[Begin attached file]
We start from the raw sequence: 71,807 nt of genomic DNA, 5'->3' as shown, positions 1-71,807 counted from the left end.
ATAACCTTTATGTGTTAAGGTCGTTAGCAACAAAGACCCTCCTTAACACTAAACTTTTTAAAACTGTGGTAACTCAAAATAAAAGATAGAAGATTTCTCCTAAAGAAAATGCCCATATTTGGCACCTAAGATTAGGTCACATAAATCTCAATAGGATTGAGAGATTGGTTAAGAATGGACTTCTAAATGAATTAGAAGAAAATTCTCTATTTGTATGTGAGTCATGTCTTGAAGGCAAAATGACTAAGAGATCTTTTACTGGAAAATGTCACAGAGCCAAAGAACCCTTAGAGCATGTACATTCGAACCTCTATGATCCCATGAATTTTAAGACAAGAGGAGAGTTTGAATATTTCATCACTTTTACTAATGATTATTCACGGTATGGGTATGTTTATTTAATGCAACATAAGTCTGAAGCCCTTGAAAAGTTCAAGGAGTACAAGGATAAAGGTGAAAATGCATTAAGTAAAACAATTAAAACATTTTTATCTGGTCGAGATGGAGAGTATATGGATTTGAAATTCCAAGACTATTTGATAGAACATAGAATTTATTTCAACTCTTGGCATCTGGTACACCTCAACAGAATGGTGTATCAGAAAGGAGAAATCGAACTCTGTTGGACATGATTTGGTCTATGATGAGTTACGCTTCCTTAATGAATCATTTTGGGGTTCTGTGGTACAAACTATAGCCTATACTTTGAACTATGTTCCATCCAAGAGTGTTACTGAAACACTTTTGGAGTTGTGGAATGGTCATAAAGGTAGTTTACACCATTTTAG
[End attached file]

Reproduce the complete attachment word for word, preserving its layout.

We start from the raw sequence: 71,807 nt of genomic DNA, 5'->3' as shown, positions 1-71,807 counted from the left end.
ATAACCTTTATGTGTTAAGGTCGTTAGCAACAAAGACCCTCCTTAACACTAAACTTTTTAAAACTGTGGTAACTCAAAATAAAAGATAGAAGATTTCTCCTAAAGAAAATGCCCATATTTGGCACCTAAGATTAGGTCACATAAATCTCAATAGGATTGAGAGATTGGTTAAGAATGGACTTCTAAATGAATTAGAAGAAAATTCTCTATTTGTATGTGAGTCATGTCTTGAAGGCAAAATGACTAAGAGATCTTTTACTGGAAAATGTCACAGAGCCAAAGAACCCTTAGAGCATGTACATTCGAACCTCTATGATCCCATGAATTTTAAGACAAGAGGAGAGTTTGAATATTTCATCACTTTTACTAATGATTATTCACGGTATGGGTATGTTTATTTAATGCAACATAAGTCTGAAGCCCTTGAAAAGTTCAAGGAGTACAAGGATAAAGGTGAAAATGCATTAAGTAAAACAATTAAAACATTTTTATCTGGTCGAGATGGAGAGTATATGGATTTGAAATTCCAAGACTATTTGATAGAACATAGAATTTATTTCAACTCTTGGCATCTGGTACACCTCAACAGAATGGTGTATCAGAAAGGAGAAATCGAACTCTGTTGGACATGATTTGGTCTATGATGAGTTACGCTTCCTTAATGAATCATTTTGGGGTTCTGTGGTACAAACTATAGCCTATACTTTGAACTATGTTCCATCCAAGAGTGTTACTGAAACACTTTTGGAGTTGTGGAATGGTCATAAAGGTAGTTTACACCATTTTAG